Manager Joe Torre arrived at the complex, found his vehicularly-challenged right-hander and kiddingly let out a heavy exhale of relief. Pavano's August 2006 traffic accident has not been forgotten, but it apparently has become a valid topic to joke about in the Yankees' clubhouse.
"It was a nice ride just to clear my head a little bit and get down here before the bus," Pavano said. "Me and [Torre] had a little bit of a laugh about that, like, 'Whew.' I figured I'd get here and let them know that I'm all right."
Pavano, 31, returned from an eight-day layoff to throw three innings in the Yankees' 7-5 loss to the Red Sox on Monday, his second appearance of the spring.
Concentrating mostly on his fastball and building arm strength, Pavano allowed two runs and four hits, throwing 48 pitches (29 for strikes).
"He looked like he was free and easy," Torre said. "That's the best part about it. I didn't care about results as much as I did about how he pitched. He looked like he was very aggressive and there was a lot of life in his body. He felt good."
Though he allowed a two-run double to Red Sox backup catcher Doug Mirabelli, Pavano said he was able to gain some confidence from shutting down Boston's biggest bats.
David Ortiz grounded out and lined to right in his two at-bats against Pavano, while Manny Ramirez was caught looking at a called third strike in the second inning. Pavano's final pitch of the evening recorded his second strikeout, ringing up J.D. Drew.
"They've got a tough lineup, and it doesn't get any easier when the season starts," Pavano said. "It's always nice facing this team. You know that their one-through-nine is probably as good as it gets.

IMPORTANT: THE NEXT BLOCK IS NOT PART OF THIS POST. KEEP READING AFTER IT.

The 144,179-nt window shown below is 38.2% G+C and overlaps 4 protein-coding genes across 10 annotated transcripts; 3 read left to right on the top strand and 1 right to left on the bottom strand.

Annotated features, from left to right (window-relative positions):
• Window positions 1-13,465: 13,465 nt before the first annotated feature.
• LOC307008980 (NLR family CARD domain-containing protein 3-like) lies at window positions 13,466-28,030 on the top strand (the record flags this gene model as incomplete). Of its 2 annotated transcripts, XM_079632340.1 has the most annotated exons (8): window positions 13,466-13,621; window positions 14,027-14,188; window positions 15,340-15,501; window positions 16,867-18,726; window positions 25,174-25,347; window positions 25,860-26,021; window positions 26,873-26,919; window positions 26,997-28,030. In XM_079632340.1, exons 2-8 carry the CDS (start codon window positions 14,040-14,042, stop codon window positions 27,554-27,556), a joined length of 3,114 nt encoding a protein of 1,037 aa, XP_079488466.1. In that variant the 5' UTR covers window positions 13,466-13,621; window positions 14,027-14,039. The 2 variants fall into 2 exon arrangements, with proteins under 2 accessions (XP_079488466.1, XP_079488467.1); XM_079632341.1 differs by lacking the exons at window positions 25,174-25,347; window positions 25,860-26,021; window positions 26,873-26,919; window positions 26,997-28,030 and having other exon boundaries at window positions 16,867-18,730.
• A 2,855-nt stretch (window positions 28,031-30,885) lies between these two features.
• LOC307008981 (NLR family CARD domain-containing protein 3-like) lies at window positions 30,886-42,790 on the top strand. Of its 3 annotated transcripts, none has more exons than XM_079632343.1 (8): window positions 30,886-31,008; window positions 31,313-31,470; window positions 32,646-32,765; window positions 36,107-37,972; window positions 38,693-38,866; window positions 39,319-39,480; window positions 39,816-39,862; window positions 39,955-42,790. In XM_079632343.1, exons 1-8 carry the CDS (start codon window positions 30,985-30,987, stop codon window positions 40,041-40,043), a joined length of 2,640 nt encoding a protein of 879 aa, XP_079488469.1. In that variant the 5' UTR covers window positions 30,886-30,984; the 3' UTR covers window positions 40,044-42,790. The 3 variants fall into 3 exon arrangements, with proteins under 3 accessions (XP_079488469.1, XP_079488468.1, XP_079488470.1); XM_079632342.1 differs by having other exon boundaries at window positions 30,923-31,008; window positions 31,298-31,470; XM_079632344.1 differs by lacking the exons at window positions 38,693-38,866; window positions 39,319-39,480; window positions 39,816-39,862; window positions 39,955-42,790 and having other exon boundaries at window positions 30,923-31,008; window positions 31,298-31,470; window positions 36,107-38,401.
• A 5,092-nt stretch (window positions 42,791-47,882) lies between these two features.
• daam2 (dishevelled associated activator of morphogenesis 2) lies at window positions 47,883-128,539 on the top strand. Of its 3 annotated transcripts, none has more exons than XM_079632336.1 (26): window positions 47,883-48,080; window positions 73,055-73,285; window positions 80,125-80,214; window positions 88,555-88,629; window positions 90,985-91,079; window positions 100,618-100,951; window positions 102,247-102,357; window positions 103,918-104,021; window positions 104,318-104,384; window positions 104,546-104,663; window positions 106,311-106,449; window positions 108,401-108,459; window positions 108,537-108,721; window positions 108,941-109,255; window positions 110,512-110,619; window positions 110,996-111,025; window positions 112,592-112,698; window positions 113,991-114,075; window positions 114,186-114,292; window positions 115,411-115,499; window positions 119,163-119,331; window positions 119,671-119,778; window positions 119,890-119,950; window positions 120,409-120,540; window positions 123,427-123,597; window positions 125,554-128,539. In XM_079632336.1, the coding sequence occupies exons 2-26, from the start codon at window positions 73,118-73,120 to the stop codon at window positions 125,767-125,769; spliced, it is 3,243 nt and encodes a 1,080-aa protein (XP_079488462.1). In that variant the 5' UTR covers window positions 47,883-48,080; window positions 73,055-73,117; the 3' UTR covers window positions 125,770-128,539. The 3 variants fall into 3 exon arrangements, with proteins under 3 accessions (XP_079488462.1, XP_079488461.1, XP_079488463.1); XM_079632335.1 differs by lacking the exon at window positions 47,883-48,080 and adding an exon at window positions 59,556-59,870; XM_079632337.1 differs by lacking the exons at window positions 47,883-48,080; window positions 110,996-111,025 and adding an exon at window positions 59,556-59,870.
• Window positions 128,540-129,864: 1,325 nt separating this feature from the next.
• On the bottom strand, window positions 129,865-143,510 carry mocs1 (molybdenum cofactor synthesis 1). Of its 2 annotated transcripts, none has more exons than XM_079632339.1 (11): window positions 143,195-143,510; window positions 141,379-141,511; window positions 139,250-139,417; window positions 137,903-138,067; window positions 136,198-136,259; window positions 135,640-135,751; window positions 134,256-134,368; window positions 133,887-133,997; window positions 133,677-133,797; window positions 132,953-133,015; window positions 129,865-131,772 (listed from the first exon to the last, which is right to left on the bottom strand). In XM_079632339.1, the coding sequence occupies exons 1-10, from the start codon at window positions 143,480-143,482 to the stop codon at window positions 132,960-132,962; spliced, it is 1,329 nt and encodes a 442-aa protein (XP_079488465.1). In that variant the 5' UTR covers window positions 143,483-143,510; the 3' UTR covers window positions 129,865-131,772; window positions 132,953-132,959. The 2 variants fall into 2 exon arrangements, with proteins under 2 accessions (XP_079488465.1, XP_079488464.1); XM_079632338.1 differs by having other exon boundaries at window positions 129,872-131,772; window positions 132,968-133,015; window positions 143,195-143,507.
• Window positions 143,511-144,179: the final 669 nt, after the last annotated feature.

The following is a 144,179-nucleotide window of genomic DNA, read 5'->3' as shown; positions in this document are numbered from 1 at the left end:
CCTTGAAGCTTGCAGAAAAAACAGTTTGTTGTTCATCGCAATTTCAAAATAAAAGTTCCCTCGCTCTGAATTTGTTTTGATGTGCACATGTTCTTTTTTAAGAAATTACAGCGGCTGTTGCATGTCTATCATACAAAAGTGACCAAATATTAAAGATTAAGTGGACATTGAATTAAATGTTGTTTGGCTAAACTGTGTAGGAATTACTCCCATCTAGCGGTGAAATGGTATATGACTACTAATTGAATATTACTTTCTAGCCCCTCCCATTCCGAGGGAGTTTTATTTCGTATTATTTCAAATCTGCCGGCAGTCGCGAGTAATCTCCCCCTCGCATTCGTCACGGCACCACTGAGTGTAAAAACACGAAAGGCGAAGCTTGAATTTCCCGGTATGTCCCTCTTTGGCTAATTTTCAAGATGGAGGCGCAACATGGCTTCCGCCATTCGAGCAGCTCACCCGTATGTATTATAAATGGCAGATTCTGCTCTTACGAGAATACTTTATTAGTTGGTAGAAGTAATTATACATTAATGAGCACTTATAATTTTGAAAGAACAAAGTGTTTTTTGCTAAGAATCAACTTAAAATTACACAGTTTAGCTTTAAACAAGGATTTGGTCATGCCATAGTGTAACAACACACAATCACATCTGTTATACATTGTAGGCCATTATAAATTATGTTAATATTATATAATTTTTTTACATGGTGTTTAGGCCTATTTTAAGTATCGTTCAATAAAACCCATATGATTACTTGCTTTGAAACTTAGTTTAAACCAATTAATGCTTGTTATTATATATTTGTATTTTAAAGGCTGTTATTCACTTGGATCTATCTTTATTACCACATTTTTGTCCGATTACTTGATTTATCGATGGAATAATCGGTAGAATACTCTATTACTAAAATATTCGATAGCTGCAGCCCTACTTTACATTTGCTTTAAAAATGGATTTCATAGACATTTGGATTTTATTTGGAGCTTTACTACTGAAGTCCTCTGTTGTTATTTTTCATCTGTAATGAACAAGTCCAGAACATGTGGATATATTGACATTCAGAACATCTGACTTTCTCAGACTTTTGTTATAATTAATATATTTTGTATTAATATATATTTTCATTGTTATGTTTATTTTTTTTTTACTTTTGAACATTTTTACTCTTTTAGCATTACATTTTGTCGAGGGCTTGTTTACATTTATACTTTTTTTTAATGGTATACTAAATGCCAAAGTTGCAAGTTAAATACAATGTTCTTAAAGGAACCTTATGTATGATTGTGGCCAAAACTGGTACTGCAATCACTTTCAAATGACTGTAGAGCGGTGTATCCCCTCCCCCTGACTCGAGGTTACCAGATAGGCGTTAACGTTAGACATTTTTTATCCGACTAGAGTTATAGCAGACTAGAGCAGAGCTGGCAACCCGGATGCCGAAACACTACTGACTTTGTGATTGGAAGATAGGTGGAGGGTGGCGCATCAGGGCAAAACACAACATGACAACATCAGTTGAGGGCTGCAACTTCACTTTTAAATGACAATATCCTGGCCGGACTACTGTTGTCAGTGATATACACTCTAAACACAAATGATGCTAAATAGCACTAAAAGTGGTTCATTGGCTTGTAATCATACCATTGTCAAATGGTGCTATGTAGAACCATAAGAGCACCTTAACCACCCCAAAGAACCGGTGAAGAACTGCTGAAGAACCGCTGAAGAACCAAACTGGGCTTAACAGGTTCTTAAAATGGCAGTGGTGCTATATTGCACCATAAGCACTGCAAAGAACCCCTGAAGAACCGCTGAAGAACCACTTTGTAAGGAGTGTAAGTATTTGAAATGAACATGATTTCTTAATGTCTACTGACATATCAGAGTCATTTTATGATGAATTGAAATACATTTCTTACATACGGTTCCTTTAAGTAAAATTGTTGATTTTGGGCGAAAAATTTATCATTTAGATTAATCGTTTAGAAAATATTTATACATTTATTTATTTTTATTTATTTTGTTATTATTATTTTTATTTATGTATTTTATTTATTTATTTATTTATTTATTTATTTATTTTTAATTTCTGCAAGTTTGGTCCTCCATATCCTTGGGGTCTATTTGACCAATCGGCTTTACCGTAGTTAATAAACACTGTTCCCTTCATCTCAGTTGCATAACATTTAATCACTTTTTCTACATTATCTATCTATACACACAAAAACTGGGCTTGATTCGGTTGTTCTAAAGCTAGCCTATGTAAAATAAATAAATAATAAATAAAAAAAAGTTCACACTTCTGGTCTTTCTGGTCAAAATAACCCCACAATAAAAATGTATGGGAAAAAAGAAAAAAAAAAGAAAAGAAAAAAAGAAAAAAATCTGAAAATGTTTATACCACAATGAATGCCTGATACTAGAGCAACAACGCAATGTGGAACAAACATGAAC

"As the season goes, they're going to have their hits. You can't keep them in their cages all of the time. They're going to get out and get their runs and their hits. It's just about damage control."
During the trip of more than two hours, Pavano said he was hit by a flood of memories. Originally drafted by the Red Sox in 1994, Pavano broke in with Fort Myers in the Gulf Coast League and recalled pitching off that very same mound as he was trying to establish his career.
Now that Pavano is attempting to prove that he can be a healthy and reliable piece of the Yankees rotation, it's fair to point to what Pavano eventually became after that summer 13 years ago.
Catcher Todd Pratt faced Pavano numerous times in the National League when the right-hander was at his finest for the Florida Marlins, and Pratt believes that Pavano can return to those levels of performance.
"It's sad that New York hasn't seen the best of Carl," Pratt said. "I definitely faced him many times. You talked about A.J. [Burnett] and Josh [Beckett], and he was as dominating as those two guys when he was at his best. I saw some of the stuff today that I saw in the past. There just needs to be more consistency."
Batter up, again and again: Andy Phillips was the offensive star as Andy Pettitte fired a simulated game at Legends Field on Monday.